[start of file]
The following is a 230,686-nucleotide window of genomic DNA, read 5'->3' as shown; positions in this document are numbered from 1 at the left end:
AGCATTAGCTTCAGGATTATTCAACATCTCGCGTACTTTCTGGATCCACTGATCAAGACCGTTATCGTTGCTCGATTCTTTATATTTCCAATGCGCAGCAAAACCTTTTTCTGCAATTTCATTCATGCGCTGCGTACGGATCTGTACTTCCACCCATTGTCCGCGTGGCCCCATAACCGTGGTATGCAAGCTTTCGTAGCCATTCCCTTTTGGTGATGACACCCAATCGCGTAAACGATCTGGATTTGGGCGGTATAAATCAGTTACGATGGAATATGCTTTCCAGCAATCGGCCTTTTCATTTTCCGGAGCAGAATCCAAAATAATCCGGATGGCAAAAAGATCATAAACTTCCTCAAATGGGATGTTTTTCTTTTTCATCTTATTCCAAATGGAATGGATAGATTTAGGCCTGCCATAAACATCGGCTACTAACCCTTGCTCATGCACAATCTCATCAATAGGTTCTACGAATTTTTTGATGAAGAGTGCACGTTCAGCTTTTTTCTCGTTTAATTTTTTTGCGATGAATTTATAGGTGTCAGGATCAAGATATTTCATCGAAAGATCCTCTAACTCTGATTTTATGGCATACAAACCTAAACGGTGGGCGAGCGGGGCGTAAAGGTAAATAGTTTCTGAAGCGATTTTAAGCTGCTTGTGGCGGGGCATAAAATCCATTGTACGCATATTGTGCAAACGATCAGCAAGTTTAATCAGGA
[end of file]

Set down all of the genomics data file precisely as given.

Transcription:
The following is a 230,686-nucleotide window of genomic DNA, read 5'->3' as shown; positions in this document are numbered from 1 at the left end:
AGCATTAGCTTCAGGATTATTCAACATCTCGCGTACTTTCTGGATCCACTGATCAAGACCGTTATCGTTGCTCGATTCTTTATATTTCCAATGCGCAGCAAAACCTTTTTCTGCAATTTCATTCATGCGCTGCGTACGGATCTGTACTTCCACCCATTGTCCGCGTGGCCCCATAACCGTGGTATGCAAGCTTTCGTAGCCATTCCCTTTTGGTGATGACACCCAATCGCGTAAACGATCTGGATTTGGGCGGTATAAATCAGTTACGATGGAATATGCTTTCCAGCAATCGGCCTTTTCATTTTCCGGAGCAGAATCCAAAATAATCCGGATGGCAAAAAGATCATAAACTTCCTCAAATGGGATGTTTTTCTTTTTCATCTTATTCCAAATGGAATGGATAGATTTAGGCCTGCCATAAACATCGGCTACTAACCCTTGCTCATGCACAATCTCATCAATAGGTTCTACGAATTTTTTGATGAAGAGTGCACGTTCAGCTTTTTTCTCGTTTAATTTTTTTGCGATGAATTTATAGGTGTCAGGATCAAGATATTTCATCGAAAGATCCTCTAACTCTGATTTTATGGCATACAAACCTAAACGGTGGGCGAGCGGGGCGTAAAGGTAAATAGTTTCTGAAGCGATTTTAAGCTGCTTGTGGCGGGGCATAAAATCCATTGTACGCATATTGTGCAAACGATCAGCAAGTTTAATCAGGA